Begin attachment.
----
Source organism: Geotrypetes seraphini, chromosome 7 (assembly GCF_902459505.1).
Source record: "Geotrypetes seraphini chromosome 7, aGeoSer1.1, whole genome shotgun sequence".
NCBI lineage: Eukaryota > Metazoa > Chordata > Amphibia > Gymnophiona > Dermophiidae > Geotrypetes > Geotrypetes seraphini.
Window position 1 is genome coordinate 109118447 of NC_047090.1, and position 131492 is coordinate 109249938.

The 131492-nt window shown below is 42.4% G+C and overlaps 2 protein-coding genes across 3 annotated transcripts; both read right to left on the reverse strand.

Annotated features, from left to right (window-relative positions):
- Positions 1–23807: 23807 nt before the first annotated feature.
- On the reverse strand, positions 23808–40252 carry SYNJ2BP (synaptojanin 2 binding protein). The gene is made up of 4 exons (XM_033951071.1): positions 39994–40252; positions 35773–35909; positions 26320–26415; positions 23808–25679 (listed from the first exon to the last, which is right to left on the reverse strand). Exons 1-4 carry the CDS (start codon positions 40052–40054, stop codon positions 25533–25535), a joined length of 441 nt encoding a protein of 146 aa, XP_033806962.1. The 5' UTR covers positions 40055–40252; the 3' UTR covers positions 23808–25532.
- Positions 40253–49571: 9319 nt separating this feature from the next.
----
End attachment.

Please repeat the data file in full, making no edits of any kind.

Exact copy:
Source organism: Geotrypetes seraphini, chromosome 7 (assembly GCF_902459505.1).
Source record: "Geotrypetes seraphini chromosome 7, aGeoSer1.1, whole genome shotgun sequence".
NCBI lineage: Eukaryota > Metazoa > Chordata > Amphibia > Gymnophiona > Dermophiidae > Geotrypetes > Geotrypetes seraphini.
Window position 1 is genome coordinate 109118447 of NC_047090.1, and position 131492 is coordinate 109249938.

The 131492-nt window shown below is 42.4% G+C and overlaps 2 protein-coding genes across 3 annotated transcripts; both read right to left on the reverse strand.

Annotated features, from left to right (window-relative positions):
- Positions 1–23807: 23807 nt before the first annotated feature.
- On the reverse strand, positions 23808–40252 carry SYNJ2BP (synaptojanin 2 binding protein). The gene is made up of 4 exons (XM_033951071.1): positions 39994–40252; positions 35773–35909; positions 26320–26415; positions 23808–25679 (listed from the first exon to the last, which is right to left on the reverse strand). Exons 1-4 carry the CDS (start codon positions 40052–40054, stop codon positions 25533–25535), a joined length of 441 nt encoding a protein of 146 aa, XP_033806962.1. The 5' UTR covers positions 40055–40252; the 3' UTR covers positions 23808–25532.
- Positions 40253–49571: 9319 nt separating this feature from the next.